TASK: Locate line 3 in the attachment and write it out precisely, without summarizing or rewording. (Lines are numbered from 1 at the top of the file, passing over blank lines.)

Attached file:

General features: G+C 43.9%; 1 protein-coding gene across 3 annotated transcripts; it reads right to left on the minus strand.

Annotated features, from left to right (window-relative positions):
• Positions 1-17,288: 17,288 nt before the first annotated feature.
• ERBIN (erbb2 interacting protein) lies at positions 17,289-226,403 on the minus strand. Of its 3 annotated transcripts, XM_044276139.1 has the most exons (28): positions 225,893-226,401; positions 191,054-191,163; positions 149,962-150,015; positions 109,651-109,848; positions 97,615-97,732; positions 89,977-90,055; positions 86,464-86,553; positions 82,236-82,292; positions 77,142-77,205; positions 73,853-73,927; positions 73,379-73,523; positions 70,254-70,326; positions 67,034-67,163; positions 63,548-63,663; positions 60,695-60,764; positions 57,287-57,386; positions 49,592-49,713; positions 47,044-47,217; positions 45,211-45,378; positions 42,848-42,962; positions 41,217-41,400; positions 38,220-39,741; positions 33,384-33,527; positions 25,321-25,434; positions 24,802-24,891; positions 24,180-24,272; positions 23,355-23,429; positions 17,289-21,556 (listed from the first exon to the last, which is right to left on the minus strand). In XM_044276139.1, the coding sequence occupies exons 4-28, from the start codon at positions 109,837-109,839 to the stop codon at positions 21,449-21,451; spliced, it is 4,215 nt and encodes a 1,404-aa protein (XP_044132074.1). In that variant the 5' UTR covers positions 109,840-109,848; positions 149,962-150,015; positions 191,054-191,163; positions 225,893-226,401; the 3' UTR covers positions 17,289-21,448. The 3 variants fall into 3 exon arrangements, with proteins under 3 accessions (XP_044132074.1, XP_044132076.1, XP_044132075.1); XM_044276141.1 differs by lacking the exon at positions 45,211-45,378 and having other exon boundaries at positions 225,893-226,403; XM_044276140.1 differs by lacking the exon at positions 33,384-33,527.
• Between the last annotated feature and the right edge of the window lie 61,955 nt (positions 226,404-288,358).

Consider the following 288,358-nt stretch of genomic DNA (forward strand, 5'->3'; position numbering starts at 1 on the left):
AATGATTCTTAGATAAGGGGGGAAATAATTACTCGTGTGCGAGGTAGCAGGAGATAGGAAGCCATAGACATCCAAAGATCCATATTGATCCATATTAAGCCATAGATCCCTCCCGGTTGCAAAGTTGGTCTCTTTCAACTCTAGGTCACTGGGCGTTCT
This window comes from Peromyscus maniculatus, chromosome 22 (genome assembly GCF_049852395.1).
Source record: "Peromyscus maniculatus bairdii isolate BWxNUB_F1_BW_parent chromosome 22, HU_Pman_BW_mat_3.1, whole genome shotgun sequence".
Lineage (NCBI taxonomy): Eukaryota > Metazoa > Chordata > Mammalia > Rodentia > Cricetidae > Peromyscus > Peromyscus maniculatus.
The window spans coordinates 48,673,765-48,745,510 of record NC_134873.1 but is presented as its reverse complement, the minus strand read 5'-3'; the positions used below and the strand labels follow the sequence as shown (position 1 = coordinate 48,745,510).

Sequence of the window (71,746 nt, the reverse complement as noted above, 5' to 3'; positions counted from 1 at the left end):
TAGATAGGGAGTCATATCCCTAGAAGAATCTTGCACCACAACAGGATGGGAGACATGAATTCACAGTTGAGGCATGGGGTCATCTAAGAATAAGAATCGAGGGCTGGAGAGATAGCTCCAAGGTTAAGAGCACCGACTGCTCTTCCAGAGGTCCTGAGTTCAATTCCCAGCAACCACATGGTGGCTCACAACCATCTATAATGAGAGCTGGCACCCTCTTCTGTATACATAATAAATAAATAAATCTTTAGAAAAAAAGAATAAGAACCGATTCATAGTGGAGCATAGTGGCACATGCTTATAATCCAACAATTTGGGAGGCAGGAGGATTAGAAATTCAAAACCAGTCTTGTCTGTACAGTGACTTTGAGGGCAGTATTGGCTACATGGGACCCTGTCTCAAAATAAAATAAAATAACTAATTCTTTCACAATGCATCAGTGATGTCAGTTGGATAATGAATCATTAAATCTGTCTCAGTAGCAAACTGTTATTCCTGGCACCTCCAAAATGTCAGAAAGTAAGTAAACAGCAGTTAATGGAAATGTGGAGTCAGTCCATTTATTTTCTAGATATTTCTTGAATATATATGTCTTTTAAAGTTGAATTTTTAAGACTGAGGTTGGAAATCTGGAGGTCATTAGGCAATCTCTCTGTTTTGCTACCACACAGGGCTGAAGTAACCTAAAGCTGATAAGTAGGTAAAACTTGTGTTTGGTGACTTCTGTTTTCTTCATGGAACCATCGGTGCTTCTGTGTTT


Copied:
• Positions 1-17,288: 17,288 nt before the first annotated feature.